Ontogeny of non-NMDA glutamate receptors in rat barrel field cortex: I. Metabotropic receptors

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The ontogeny of metabotropic excitatory amine acid receptors (mGluRs) in rat barrel field cortex was characterized by using receptor autoradiography and immunocytochemistry to test the hypothesis that changes in mGluR expression coincide with the emergence of somatotopic patterns in this region. On postnatal days 1 (P1) and 3, [3H]glutamate binding to mGluRs was not distributed in a somatotopic pattern. By P5, mGluRs exhibited a whisker- related pattern, with higher densities of mGluRs in barrel centers than in surrounding cortex. Between P5 and P14 and at P60, the overall binding density remained higher in barrels than in surrounding cortex. At P60, a somatotopic pattern of binding was not apparent. The majority of mGluR sites in the barrel field were blocked by the metabotropic agonist trans-1- aminocyclopentane-1,3-dicarboxylic acid but were not significantly displaced by quisqualate. Immunocytochemical studies of phosphoinositide-linked mGluRs, mGluR5 and mGluRlα, showed that the developmental expression of mGluR5 mirrored that of the pattern of autoradiographically labeled mGluRs. The immature barrel field (ages P5-P14) was enriched in mGluR5, with greater concentrations of mGluR5 immunoreactivity in barrels than in surrounding cortex. Within barrel centers, mGluR5 was localized within the neuropil, on the surfaces of cell bodies and dendrites in layer IV. A somatotopic pattern of mGluR5 immunoreactivity persisted into adulthood, although the pattern was less pronounced after P14. In contrast, mGluRlα was never localized in a somatotopic pattern in barrel field cortex. We conclude from the developmental localization of mGluRs that the spatiotemporal regulated expression of these receptors may influence barrel maturation and plasticity.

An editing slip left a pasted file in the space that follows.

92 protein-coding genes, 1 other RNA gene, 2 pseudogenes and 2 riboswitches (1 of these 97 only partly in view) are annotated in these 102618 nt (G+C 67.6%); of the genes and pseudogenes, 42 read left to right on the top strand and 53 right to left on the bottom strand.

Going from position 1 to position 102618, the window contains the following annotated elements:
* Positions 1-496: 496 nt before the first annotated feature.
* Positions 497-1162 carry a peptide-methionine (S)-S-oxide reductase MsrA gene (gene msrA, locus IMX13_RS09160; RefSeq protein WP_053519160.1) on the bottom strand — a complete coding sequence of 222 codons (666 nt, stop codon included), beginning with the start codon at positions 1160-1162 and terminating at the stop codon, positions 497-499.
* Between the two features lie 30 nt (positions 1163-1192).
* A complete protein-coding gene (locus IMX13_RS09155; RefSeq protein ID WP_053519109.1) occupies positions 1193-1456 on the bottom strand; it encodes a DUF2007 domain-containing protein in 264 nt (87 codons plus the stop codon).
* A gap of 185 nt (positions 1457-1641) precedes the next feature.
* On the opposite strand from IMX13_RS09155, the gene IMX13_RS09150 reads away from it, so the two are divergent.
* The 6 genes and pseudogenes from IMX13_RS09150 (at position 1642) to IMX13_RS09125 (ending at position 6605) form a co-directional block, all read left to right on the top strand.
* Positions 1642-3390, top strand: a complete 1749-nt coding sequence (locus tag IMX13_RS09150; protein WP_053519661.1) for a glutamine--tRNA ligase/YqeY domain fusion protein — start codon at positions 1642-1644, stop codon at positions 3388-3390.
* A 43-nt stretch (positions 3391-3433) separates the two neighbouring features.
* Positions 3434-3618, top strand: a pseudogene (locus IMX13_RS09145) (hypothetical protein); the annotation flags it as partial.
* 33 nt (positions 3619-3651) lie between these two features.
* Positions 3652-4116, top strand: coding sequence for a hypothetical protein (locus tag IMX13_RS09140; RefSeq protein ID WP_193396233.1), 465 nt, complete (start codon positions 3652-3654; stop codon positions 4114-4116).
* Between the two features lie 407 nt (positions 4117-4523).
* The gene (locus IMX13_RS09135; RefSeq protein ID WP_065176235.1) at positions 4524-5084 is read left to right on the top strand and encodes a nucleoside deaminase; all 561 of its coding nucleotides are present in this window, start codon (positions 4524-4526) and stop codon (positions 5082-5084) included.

Original languageEnglish (US)
Pages (from-to)16-28
Number of pages13
JournalJournal of Comparative Neurology
Issue number1
StatePublished - Sep 15 1997


  • Autoradiography
  • Development
  • Excitatory amino acid
  • Pattern formation
  • Somatosensory cortex

ASJC Scopus subject areas

  • Neuroscience(all)


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